How is forex trading different from gambling?

[QUOTE=“eddieb;691231”]It doesnt matter how you phrase it, if you dont know the outcome when you place your trade, and none of us do, then it is gambling. Gambling that your ‘edge’, plan, gut-feeling, knowledge, instinct, whatever else you may want to call it, will come up trumps. Stop kidding yourself otherwise.[/QUOTE]

An edge is not instinct it a gut feeling. It’s a mathematical absolute. Stop kidding yourself.

Who is asking for 10,000?

What I do know is that over a large enough sample, I have a significant edge of yielding a return. One individual trade is just a single sample. This is basic statistics; concepts children learn in primary school. Why are people arguing about this?

Here is the definition of gambling:
“Gambling is the wagering of money or something of material value (referred to as “the stakes”) on an event with an uncertain outcome with the primary intent of winning additional money and/or material goods. Gambling thus requires three elements be present: consideration, chance and prize.[1] The outcome of the wager is often immediate, such as a single roll of dice or a spin of a roulette wheel, but longer time frames are also common, allowing wagers on the outcome of a future sports contest or even an entire sports season.”

One of the reason i got into training forex trading vs casinos (gambling related example) is because of my moral view on the gambling subject which it comes to this basic difference, if i know that the economy of USA is taking a hit next month because of something that happen then im gonna buy a couple of lots and make some money, i dont see any gambling decisions when the decision is base on the news or technical analysis this is just a basic example, and thats how i see it

If, with this definition, we must conclude that trading in financial securities is gambling, we must also conclude that every business conceivable is also gambling. Do you consider all businesses gambling?


Agreed. If trading is considered gambling than everything is considered gambling. Is buying insurance gambling? Paying money upfront and if a specific event occurs you get a big payout.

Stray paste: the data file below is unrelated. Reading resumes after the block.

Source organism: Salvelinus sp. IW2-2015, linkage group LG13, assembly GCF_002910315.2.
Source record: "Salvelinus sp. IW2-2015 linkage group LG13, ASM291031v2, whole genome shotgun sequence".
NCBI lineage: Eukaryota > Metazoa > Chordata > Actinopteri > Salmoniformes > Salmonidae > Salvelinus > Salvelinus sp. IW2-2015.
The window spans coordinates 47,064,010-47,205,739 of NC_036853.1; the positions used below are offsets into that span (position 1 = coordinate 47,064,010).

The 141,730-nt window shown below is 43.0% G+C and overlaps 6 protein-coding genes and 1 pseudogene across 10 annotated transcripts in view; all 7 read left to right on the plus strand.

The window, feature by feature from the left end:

Another big difference for me when talking about traditional gambling and trading is the fixed payouts and the odds against you. Every game and outcome has a FIXED percentage chance of occurring and the payouts for those events are FIXED to pay less than the occurrence ratio. This is why the house always wins.

In Forex no outcome is fixed and no payout is fixed. You may have a risk reward ratio that you set with your stops and profit target but that is your personal choice and you get to choose those limits. A buy or sell does not payout a fixed amount. The market moves based on the actions of each market participant not on a fixed probability of a dice roll or deck of cards. There is no common opponent in trading, but in traditional casino gambling the opponent is clearly the house/dealer.

I’ll agree that many people treat it like gambling and that it can be a very risky venture, but I think it is a far cry from going to a casino and putting money on red.

According to [I]Barber, B. M., Lee, Y., Liu, Y., & Odean, T. (2009). Just how much do individual investors lose by trading?[/I], trading in Taiwan dropped by about 25% when a lottery was introduced in April 2002.

This answers your question i think. Whereas Forex and trading itself is not gambling per definition, most people treat it exactly like gambling: For the kick, for high returns, for dreams of getting rich quick. Hope, adrenaline and superstition are their guides when making decision and then of course Forex, as any other game where money is involved, is gambling.

Buying a cola is gambling. The contents of the bottle cannot be known until after you place your bet and open the top. You silly cola drinkers are just no good gamblers and one day you are all going to get a face full of fizz.


By definition then if you have a defined edge in the market than you are not gambling as the outcome is certain than.